4. Agenda  Current Situation  How Executives Think  How to “Sell” Ideas  Focusing on Business: Using a Business Case  Selling Ideas to Your Organization  Gaining Comfort Around Top Management  Q&A IBS Overview THE PRODUCTIVITY ADVANTAGE
    5. The Business Case for This Webinar 1. Why should we do this? To facilitate Quality principles in service to our organizations and our careers. 2. What if we did NOT do it? Our good ideas would not get implemented, hurting the organization and frustrating ourselves. 3. What do we want when we finish? Skills in “selling” Quality ideas to our organizations, resulting in better performance, competitive success, and more-skilled Quality professionals 5 IBS Overview THE PRODUCTIVITY ADVANTAGE
    6. Some Crazy-Bad Projects 1. No customer input, no project plan, schedule accountability, no priorities, managed by the vendor, no sponsorship, no attempt to create acceptance by the user community, and no forum for dissent or criticism. (People talked to me, but would not speak up in meetings.) 2. Manager (founder’s daughter) would not talk to consultants, would not address her role in the process, would not agree on work rules. 6 IBS Overview THE PRODUCTIVITY ADVANTAGE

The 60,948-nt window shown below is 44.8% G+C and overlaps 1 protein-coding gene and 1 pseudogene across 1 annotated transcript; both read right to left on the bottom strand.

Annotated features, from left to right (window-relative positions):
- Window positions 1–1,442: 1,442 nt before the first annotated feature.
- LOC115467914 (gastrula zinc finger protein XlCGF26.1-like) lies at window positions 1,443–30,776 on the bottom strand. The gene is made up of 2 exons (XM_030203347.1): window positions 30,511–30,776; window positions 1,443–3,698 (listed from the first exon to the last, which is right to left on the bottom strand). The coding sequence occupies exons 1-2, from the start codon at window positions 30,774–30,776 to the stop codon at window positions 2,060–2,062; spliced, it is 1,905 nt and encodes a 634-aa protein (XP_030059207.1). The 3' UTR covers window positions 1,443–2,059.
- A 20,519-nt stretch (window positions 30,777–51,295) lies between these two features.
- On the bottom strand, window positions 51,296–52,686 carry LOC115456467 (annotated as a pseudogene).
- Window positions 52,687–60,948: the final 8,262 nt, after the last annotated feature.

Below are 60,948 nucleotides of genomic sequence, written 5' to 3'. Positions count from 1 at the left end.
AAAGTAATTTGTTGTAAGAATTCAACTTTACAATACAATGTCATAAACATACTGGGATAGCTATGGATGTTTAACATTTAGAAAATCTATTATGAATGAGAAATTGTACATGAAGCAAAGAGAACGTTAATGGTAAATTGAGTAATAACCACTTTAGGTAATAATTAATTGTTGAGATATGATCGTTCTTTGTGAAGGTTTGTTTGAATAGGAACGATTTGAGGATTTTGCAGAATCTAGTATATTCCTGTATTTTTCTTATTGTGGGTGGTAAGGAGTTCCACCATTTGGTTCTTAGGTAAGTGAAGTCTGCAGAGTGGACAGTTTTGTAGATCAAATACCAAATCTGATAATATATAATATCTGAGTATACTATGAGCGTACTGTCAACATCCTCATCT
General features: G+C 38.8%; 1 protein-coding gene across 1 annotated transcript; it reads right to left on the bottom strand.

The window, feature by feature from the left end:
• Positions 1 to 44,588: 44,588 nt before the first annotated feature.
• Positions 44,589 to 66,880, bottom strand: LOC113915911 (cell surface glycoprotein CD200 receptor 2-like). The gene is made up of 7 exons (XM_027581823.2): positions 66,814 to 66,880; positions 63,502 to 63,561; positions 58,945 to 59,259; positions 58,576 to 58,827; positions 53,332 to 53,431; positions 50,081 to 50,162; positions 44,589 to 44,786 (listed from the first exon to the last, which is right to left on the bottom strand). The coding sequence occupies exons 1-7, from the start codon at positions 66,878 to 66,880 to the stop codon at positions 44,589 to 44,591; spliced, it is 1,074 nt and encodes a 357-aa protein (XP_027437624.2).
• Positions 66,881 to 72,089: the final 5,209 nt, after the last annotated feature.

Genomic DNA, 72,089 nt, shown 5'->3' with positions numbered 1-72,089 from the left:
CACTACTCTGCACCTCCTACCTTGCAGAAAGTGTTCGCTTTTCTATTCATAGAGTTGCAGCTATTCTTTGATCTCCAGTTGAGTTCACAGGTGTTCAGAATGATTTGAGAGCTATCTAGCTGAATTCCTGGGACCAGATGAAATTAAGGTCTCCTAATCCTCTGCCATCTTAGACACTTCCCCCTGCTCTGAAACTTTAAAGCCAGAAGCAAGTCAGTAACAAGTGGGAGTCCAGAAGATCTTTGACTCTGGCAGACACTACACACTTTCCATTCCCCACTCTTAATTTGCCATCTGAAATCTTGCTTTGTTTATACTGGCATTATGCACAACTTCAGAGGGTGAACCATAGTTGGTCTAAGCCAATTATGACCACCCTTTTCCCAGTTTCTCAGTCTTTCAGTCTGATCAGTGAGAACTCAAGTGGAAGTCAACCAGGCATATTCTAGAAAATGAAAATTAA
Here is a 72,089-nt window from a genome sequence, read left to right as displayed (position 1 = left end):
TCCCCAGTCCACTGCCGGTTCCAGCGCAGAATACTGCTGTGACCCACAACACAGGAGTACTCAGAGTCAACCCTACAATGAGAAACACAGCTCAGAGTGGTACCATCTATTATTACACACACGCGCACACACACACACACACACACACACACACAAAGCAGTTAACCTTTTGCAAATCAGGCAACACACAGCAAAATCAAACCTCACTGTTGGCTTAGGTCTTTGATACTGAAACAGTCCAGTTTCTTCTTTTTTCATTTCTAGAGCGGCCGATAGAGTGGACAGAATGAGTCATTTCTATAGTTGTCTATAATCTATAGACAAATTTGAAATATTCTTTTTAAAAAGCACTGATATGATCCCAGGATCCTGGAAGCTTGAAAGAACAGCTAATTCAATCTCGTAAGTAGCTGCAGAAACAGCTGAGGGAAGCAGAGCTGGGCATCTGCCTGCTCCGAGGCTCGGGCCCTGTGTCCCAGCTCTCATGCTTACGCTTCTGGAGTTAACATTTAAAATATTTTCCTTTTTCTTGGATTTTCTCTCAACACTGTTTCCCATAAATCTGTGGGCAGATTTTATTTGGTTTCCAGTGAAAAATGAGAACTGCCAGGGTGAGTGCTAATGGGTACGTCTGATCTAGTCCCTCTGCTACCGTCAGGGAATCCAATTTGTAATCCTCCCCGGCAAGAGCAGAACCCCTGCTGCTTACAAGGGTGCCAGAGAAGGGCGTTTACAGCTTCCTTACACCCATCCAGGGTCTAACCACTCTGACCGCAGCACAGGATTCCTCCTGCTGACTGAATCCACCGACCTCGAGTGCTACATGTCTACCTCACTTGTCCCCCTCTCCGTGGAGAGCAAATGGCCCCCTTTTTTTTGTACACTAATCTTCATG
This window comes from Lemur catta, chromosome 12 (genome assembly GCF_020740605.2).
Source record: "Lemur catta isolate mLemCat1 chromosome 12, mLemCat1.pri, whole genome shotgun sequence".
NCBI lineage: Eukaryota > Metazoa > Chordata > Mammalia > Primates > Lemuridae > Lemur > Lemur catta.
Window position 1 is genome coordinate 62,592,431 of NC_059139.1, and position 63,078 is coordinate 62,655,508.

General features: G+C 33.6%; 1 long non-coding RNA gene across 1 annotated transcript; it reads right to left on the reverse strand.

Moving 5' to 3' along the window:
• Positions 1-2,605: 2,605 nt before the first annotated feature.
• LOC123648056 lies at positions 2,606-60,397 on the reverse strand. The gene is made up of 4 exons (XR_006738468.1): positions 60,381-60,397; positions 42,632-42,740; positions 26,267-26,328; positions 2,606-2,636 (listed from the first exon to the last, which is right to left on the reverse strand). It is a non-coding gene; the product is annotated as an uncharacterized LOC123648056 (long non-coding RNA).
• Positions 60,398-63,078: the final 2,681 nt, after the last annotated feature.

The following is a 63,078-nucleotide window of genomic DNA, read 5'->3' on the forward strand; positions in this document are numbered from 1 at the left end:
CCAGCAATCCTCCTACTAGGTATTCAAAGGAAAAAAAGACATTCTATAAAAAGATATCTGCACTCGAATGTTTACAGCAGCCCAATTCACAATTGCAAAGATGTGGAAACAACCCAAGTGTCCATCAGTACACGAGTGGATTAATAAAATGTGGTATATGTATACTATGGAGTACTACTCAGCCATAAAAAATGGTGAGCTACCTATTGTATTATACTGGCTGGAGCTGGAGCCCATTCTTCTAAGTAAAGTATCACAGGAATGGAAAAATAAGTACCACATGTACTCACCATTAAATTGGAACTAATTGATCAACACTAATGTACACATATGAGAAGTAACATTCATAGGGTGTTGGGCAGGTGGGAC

7. Current State Technical Skills vs. Interpersonal Skills How Decisions Really Get Made Business and Personal Costs of Poor Management-communication Skills 7 IBS Overview THE PRODUCTIVITY ADVANTAGE
    8. You Need TWO Things 1. A Worthy 1. The Ability to Idea SELL the Idea IBS Overview THE PRODUCTIVITY ADVANTAGE
    9. How NOT to do it  Point out a problem and walk away.  Focus on regulatory requirements but not business needs.  Never leave the department.  Over-use “jargon”.  Avoid senior managers. 9 IBS Overview THE PRODUCTIVITY ADVANTAGE